I mused over why most liberation movements in Africa have turned into a flea-bitten dog after independence. I concluded that after the common enemy has left the political scene, the people lamentably fail to define a common biding goal.
People grope in the dark like Bantu Education teachers who were rudderless. My first woodwork class was nerve-racking; I had to draw a mortise gauge, which I had never seen, and label it. I surmise that the EFF leader, Julius Malema, went through the same traumatic experience as I did.
I failed woodwork because the subject was less practical and more imaginary than others. I had to stretch my imagination to the limit. Had Malema being asked to draw the image of a poor bucolic woman in his Seshego township, perhaps he could have given the world an African Mona Lisa?.
Malema is like Michael Jackson, you may dislike him but you can never ignore him. I stood open-mouthed when he received a tumultuous welcome in countries such as Nigeria, Kenya, Liberia and Ghana.
Malema has community of view with our fellow African countries; people invite you to speak only if you share the same goal. Malema uses the pan-Africanist brand as his fulcrum while managing a whirlwind schedule and maintaining his aura of control. The countries enjoy his gift of oratory as well as his views on African unity, as espoused by the founding fathers such as Dr Kwame Nkrumah.
I asked myself how many South African leaders who have registered their political parties for the 2024 general election have an African appeal like Malema. According to the Electoral Commission of South Africa, 356 political parties have registered for the 2024 election. Some of the well-heeled political parties have nothing to do with Africa.
When most of the manifestos deal with immigration issues, the EFF manifesto will be continental or Diasporic in scope. Malema has joined a league of young people across the continent who are asking the question asked in Lenin’s article: “What Is To Be Done?”
They are trying to find a kind of prescription for what to do under the yoke of neo-colonialism. They agree with the book of Revelation 21:1: “Now I saw a new heaven and a new earth, for the first heaven and the first earth had passed away. Also there was no more sea.” In my view, the sea represents the colonial boundaries that were imposed on Africa after the Berlin Conference of 1884 to 1885.
They demand a boundaryless United States of Africa. Nkrumah predicted this wind of change in his book, “Africa Must Unite”, in 1963: “This wind of change blowing through Africa, as I have said before, is no ordinary wind. It is raging hurricane against which the old order cannot stand.”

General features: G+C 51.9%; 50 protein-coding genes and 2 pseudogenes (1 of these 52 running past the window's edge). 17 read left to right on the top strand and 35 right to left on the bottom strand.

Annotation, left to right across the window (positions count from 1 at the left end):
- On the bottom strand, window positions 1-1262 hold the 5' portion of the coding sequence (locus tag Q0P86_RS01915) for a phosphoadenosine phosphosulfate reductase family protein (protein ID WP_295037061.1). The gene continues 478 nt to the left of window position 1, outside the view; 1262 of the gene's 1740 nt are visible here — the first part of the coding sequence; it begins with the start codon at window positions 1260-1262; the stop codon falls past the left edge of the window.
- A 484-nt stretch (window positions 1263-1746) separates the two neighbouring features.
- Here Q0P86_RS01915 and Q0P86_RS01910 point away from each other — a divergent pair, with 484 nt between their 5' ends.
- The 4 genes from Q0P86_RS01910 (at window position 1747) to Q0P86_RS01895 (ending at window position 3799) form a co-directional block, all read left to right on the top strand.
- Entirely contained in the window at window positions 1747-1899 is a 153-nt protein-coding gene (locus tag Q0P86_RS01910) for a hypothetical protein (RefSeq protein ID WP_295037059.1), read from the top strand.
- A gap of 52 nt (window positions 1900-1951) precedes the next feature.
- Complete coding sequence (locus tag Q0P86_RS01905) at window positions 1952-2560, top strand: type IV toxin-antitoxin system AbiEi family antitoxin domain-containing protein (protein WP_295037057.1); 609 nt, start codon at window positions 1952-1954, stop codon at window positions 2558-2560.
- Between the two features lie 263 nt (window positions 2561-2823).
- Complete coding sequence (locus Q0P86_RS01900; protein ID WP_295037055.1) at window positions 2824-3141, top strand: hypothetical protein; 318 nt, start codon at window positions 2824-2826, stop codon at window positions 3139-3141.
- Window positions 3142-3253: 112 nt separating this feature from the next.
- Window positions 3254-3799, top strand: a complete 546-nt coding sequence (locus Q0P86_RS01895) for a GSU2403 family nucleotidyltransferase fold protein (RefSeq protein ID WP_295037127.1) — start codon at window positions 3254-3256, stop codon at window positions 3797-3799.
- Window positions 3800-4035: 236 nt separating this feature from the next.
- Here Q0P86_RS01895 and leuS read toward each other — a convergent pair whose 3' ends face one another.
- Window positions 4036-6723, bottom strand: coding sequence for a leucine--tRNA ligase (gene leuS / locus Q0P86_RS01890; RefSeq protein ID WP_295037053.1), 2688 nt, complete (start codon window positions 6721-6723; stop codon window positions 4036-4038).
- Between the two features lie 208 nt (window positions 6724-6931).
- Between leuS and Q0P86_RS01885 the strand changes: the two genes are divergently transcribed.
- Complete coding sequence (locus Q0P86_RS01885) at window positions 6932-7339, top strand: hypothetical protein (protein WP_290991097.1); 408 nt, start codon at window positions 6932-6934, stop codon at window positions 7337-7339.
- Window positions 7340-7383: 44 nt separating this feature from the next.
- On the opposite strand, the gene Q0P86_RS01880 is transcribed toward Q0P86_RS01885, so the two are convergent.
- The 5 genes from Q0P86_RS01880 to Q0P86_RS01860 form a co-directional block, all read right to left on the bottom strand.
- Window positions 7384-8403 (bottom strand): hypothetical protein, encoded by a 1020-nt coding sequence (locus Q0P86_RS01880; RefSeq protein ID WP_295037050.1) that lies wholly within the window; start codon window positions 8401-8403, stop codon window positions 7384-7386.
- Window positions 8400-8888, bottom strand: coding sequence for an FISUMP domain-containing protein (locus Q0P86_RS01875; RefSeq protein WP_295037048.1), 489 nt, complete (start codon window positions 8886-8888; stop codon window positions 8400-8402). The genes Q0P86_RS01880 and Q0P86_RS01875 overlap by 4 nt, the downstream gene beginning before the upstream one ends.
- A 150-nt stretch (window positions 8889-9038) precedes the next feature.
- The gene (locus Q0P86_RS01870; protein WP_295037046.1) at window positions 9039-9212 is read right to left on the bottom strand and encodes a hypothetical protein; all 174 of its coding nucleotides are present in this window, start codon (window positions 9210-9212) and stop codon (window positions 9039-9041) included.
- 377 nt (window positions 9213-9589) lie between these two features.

In 1957, Nkrumah visited Liberia at the invitation of president WVS Tubman; he saw what he called the evidence of poverty among the masses, even in Monrovia itself. Sixty-seven years later, Malema found that the status quo of poverty was deeply entrenched. In Ghana, he met the legion of unemployed youths. Therefore, youth unemployment is not only a South African problem but also a continental problem.
When addressing the Liberian people Nkrumah said: “Twenty years ago, a man came to the country called Aggrey. He said: ‘You look back. Don’t mind what is happening, or don’t mind what has happened. A new day is coming when the youth of Africa is going to wake up, and that reawakening is going to be a challenge to civilisation.’”
The hour is now at hand. How many political leaders on the continent discern that? When my parents used to take me to a ZCC devotional service, we use to sing “Wa le bona lesedi la Jeso na?” (“Do you see the light of the Great Master, Jesus Christ?”) Malema has taken the solitary road of African unity. Perhaps he has seen the signal?
Malema is gathering his honey carefully and he thought it prudent never to kick over the beehive through his craft of xenophilia (the love for other nations). This brings me to Benjamin Franklin measurement of servant leadership: “Who is wise? He that learns from everyone. Who is powerful? He that governs his passion. Who is rich? He that is content. Who is that? Nobody.”
The delegates who attended the Berlin Conference were not wise, because they wanted to impose the values on Africans. They were never powerful, because they never governed their passions. They were never rich, because they perceived contentment as a bottomless pit thus plundered African resources at the cost of humanity and sustainable development. If the continent is to strive and progress, we need men and women who would be authentically wise, powerful and rich.
They must also have one yardstick by which they test every major continental problem – and that yardstick should be: It is good for Africa?
I foresee a situation when the progressive youth of Europe will launch a rebellion against their forebears and distance themselves from the resolutions of the Berlin Conference and level the playing field of trade and not welfare. As a continent, we cannot subsist on European welfare; we want to preserve and control our mineral resources and create employment for our youth.
If you are judging Malema on his woodwork marks the way Winston Churchill was judged by his teachers, you will be missing an opportunity of experiencing the public official in the making. Nkrumah said: “World peace is not possible without the complete liquidation of colonialism and the total liberation of peoples everywhere. The indivisibility of peace is staked upon the indivisibility of freedom.”
Author and life coach Mathebula has a PhD in construction management.